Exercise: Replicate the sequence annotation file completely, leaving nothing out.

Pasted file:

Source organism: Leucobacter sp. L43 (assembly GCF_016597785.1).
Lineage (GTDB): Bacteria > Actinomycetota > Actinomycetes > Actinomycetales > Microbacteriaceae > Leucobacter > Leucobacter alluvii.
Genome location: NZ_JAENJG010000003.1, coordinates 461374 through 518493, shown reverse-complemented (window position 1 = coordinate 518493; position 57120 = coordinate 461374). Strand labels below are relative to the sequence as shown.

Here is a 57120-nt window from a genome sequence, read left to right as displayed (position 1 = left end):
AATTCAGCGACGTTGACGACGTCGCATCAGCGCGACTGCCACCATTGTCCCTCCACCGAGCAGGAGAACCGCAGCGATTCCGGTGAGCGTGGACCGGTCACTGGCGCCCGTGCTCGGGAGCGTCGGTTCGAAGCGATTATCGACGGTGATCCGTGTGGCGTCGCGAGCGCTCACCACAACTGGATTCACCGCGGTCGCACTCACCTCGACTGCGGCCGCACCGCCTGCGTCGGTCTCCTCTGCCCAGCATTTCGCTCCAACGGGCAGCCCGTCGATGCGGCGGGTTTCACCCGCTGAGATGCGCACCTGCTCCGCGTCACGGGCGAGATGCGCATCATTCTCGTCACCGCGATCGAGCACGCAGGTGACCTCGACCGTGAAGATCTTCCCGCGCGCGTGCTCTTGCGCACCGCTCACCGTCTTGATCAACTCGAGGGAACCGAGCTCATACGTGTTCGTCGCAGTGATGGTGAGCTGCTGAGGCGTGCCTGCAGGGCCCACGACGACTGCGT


Source organism: Leucobacter sp. L43 (assembly GCF_016597785.1).
Lineage (GTDB): Bacteria > Actinomycetota > Actinomycetes > Actinomycetales > Microbacteriaceae > Leucobacter > Leucobacter alluvii.
Genome location: NZ_JAENJG010000003.1, coordinates 461374 through 518493, shown reverse-complemented (window position 1 = coordinate 518493; position 57120 = coordinate 461374). Strand labels below are relative to the sequence as shown.

Here is a 57120-nt window from a genome sequence, read left to right as displayed (position 1 = left end):
AATTCAGCGACGTTGACGACGTCGCATCAGCGCGACTGCCACCATTGTCCCTCCACCGAGCAGGAGAACCGCAGCGATTCCGGTGAGCGTGGACCGGTCACTGGCGCCCGTGCTCGGGAGCGTCGGTTCGAAGCGATTATCGACGGTGATCCGTGTGGCGTCGCGAGCGCTCACCACAACTGGATTCACCGCGGTCGCACTCACCTCGACTGCGGCCGCACCGCCTGCGTCGGTCTCCTCTGCCCAGCATTTCGCTCCAACGGGCAGCCCGTCGATGCGGCGGGTTTCACCCGCTGAGATGCGCACCTGCTCCGCGTCACGGGCGAGATGCGCATCATTCTCGTCACCGCGATCGAGCACGCAGGTGACCTCGACCGTGAAGATCTTCCCGCGCGCGTGCTCTTGCGCACCGCTCACCGTCTTGATCAACTCGAGGGAACCGAGCTCATACGTGTTCGTCGCAGTGATGGTGAGCTGCTGAGGCGTGCCTGCAGGGCCCACGACGACTGCGT